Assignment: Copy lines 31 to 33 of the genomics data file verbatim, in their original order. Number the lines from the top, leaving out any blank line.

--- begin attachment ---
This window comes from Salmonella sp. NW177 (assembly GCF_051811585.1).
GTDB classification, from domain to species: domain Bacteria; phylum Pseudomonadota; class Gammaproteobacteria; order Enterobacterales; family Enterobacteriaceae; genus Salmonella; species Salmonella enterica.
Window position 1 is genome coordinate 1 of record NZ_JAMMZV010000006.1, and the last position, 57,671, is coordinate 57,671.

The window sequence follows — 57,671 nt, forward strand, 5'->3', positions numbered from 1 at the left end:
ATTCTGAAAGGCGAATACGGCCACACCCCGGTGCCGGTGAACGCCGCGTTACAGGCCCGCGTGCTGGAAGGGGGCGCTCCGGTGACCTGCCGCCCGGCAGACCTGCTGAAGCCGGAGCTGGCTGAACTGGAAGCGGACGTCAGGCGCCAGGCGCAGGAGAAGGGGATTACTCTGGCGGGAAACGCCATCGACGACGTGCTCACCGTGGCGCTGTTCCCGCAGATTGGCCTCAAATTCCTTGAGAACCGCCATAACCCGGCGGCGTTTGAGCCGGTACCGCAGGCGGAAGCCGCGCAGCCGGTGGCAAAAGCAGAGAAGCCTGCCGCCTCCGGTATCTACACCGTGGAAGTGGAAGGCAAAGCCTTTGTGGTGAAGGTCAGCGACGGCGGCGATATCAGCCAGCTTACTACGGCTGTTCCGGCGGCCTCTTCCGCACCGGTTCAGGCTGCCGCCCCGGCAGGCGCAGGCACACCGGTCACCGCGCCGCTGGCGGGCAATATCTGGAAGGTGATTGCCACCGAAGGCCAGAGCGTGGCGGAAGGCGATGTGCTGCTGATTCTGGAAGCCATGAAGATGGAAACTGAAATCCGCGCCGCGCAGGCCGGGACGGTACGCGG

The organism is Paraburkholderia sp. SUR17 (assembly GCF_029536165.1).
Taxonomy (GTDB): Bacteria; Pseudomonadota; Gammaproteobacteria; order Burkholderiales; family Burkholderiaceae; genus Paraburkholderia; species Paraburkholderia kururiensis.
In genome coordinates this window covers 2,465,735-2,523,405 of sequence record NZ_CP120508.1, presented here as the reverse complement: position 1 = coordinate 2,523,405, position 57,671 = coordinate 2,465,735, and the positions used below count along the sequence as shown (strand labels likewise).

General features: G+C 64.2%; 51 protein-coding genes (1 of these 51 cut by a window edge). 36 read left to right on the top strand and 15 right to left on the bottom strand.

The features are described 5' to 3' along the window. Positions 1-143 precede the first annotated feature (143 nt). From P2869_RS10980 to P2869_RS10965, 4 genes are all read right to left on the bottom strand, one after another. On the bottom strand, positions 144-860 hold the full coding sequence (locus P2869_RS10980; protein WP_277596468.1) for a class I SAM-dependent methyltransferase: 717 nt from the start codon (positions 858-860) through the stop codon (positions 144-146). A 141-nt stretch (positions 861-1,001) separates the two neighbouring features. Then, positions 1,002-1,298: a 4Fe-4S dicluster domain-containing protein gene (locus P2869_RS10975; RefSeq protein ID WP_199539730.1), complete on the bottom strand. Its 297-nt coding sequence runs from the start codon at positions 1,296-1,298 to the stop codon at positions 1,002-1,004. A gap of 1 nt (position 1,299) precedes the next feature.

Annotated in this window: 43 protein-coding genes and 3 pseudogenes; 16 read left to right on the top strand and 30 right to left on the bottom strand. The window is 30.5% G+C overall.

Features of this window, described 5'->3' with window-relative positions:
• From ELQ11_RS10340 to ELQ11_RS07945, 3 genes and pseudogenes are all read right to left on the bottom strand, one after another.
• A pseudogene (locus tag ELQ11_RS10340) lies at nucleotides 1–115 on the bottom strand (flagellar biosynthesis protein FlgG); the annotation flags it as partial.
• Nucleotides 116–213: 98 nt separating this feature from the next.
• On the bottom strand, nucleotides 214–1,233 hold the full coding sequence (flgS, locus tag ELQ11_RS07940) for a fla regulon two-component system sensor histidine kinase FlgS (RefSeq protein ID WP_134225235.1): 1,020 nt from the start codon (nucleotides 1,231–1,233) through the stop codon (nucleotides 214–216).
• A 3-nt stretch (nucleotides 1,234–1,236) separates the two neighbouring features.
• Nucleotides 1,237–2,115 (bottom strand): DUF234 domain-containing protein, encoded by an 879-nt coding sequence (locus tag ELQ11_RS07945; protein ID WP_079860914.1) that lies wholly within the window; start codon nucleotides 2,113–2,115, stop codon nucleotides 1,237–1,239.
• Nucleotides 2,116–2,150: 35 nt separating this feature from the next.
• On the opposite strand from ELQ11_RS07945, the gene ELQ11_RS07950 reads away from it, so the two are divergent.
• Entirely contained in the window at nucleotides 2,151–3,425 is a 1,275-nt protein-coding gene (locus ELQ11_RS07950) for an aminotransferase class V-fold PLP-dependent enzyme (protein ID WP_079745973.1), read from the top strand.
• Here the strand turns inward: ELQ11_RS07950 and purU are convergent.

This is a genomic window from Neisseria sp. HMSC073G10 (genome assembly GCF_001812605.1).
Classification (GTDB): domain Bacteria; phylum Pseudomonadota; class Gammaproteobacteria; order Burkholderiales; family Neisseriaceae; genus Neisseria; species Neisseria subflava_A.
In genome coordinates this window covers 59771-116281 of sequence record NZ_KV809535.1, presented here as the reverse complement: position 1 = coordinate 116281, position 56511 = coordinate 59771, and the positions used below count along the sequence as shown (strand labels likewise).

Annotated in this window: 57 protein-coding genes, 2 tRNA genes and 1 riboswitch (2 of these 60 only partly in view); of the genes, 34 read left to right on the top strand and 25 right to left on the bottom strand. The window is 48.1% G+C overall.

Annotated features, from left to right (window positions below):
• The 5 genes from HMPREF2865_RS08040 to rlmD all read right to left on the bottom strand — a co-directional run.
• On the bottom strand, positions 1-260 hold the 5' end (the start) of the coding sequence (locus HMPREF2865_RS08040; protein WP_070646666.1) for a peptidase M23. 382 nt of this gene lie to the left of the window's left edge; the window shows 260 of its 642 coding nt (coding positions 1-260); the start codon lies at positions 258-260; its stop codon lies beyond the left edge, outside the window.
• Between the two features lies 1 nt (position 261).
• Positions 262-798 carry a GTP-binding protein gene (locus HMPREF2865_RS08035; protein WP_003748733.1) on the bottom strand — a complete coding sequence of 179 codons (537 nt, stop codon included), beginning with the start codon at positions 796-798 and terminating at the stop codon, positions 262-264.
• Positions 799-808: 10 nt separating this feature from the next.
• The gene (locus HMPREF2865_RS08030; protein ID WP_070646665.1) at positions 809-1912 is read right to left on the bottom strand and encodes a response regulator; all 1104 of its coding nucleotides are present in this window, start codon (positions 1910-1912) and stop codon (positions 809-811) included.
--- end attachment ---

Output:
• Positions 262-798 carry a GTP-binding protein gene (locus HMPREF2865_RS08035; protein WP_003748733.1) on the bottom strand — a complete coding sequence of 179 codons (537 nt, stop codon included), beginning with the start codon at positions 796-798 and terminating at the stop codon, positions 262-264.
• Positions 799-808: 10 nt separating this feature from the next.
• The gene (locus HMPREF2865_RS08030; protein ID WP_070646665.1) at positions 809-1912 is read right to left on the bottom strand and encodes a response regulator; all 1104 of its coding nucleotides are present in this window, start codon (positions 1910-1912) and stop codon (positions 809-811) included.